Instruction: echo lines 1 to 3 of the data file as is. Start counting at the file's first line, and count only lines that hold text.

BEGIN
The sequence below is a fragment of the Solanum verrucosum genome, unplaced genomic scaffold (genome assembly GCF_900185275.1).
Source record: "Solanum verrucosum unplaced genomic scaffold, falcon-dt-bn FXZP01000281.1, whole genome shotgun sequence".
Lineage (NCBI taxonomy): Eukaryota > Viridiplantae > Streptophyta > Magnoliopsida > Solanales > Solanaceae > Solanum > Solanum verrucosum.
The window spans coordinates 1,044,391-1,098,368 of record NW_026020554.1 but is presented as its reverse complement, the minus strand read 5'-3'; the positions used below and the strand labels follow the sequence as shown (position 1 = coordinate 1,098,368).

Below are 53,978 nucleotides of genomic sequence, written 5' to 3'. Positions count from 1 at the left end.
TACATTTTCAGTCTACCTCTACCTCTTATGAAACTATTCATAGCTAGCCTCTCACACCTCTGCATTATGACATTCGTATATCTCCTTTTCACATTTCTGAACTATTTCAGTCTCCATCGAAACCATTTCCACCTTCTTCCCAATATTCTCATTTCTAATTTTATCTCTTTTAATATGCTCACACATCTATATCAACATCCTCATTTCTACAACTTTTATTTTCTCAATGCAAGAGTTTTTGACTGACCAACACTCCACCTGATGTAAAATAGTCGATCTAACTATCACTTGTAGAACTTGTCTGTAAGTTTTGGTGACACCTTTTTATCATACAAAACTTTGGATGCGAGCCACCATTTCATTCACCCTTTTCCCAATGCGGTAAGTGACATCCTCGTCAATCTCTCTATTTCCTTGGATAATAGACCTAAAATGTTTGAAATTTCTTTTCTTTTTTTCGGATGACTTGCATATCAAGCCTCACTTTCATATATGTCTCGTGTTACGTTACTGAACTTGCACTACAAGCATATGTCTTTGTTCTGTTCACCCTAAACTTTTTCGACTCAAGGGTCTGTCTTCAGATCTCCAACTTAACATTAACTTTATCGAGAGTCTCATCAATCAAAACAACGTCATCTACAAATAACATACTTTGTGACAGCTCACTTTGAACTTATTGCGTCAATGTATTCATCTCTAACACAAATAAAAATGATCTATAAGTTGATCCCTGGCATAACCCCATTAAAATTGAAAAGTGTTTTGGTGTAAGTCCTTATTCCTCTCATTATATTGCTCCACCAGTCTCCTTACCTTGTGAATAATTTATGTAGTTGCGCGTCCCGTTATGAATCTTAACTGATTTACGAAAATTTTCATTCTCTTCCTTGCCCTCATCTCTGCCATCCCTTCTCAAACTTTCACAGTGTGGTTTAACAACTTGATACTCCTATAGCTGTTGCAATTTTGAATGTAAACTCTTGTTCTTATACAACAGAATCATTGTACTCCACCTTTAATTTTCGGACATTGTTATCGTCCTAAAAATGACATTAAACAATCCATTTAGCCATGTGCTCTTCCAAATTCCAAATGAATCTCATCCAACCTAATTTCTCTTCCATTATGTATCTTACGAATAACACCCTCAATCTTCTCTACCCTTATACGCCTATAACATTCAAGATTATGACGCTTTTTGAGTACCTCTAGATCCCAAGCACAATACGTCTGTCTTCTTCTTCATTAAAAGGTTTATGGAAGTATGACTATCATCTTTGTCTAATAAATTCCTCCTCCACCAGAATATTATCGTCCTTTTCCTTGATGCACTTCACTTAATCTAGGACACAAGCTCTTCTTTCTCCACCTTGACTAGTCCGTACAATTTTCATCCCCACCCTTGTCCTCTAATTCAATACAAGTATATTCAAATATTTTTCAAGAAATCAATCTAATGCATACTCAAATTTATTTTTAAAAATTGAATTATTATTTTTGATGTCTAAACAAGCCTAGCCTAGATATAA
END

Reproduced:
The sequence below is a fragment of the Solanum verrucosum genome, unplaced genomic scaffold (genome assembly GCF_900185275.1).
Source record: "Solanum verrucosum unplaced genomic scaffold, falcon-dt-bn FXZP01000281.1, whole genome shotgun sequence".
Lineage (NCBI taxonomy): Eukaryota > Viridiplantae > Streptophyta > Magnoliopsida > Solanales > Solanaceae > Solanum > Solanum verrucosum.